Introducing Different Testing Strategies Into Your Delivery Pipeline

Editorial note: I originally wrote this post for the Rollout blog. You can check out the original here, at their site.

Testing Strategies

With the rise of DevOps, everyone’s talking about delivering quickly. But while speed is important, so is confidence. Testing will help you increase confidence, and without tests, you can’t trust the deployment pipeline. Just like divers won’t explore the ocean without oxygen tanks they can trust, ops folks shouldn’t dive into the deployment process without having tests of good quality. You need something to protect you from creating a mess when you go live.

That’s why it’s important to include a good testing strategy in your delivery pipeline. There’s no need to introduce another silo by testing your code changes at the end of the workflow. Shift tests to the left because you need to test early, often, and with confidence. You need a way to certify that what you’re shipping satisfies the needs of the users.

But what’s a good way of introducing tests into your delivery pipeline without increasing the delivery time? Let’s explore some ideas.

Creating Tests That Run Quickly Even If the System Grows

How fast should the tests be? Well, how much time are developers willing to wait after pushing code changes? If tests take more than one hour, developers won’t be willing to test early and often, especially if we’re talking about the first set of tests that your application will be running against.

Tests should be integrated into your continuous integration (CI) workflow, but not just after a developer pushes the code changes into the master branch. One of the critical benefits of CI is that developers have rapid feedback before integrating their code with the rest of the changes from the team. That means that these tests should run fast—in a matter of minutes—and they should run locally. They also need to have a constant running time, even if the application keeps growing.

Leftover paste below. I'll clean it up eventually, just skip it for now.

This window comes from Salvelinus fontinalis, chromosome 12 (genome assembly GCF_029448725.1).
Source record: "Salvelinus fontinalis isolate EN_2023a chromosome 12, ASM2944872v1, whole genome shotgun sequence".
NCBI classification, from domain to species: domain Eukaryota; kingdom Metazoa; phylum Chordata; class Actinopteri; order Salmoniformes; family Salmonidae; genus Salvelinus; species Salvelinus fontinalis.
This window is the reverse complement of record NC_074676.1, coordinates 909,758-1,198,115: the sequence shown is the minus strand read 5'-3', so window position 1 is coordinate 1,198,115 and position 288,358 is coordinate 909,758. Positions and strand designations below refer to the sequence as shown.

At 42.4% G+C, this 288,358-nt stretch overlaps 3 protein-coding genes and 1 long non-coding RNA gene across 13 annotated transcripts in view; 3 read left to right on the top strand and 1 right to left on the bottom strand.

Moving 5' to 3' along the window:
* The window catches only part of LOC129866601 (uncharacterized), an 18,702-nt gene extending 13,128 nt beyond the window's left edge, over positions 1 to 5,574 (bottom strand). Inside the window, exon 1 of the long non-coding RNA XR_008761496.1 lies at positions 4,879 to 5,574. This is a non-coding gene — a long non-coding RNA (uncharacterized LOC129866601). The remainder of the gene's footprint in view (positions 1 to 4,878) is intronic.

One way of keeping a steady time for tests is to parallelize. But don’t parallelize in code. Parallelization should be something external. Tests should be able to scale by running multiple groups at the same time—say, for example, a Jenkins job that triggers tests simultaneously by calling different JAR files at the same time. Or now that we’re in the era of containers, you can spin up a group of containers that will run several tests at the same time, optimizing resources and reducing run time.

Including a Minimum Set of Use Cases

A strategy that will help you be more confident is to include smoke tests. These give you the minimum amount of use cases you need to approve a change.

As you progress, tests can take longer per phase, and that’s alright. The closer you are to deploying to production, the more confident you need to be that a change isn’t breaking something. In the final production phase, you’d like to do more—add more real data—so it’s not a bad thing to take longer.

If you find a significant bug, make sure you translate that issue into a test that runs fast. That way you can check to make sure you’ve fixed the bug. Also, make sure it’s included at the very beginning of the pipeline. It could be something like converting a manual test to a unit test that will run fast. This doesn’t just apply to unit tests—it can be a more complex integrated test that runs quickly using real data. These complex tests can run while the rest of the unit tests are running.

You also may have heard about the testing pyramid, where you include a certain number of different test types in the pipeline. The idea is to have more unit than integration tests and to use unit tests to test locally. While that works, there are times when mocking (that’s why they run so fast) an object is more difficult than just using real data objects. So you can also include some integration tests at the beginning of the delivery pipeline. They won’t depend on certain data existing—they’ll create it and then remove it once they’re done. By doing this, these integration tests could also be testing other parts of the system, increasing test coverage.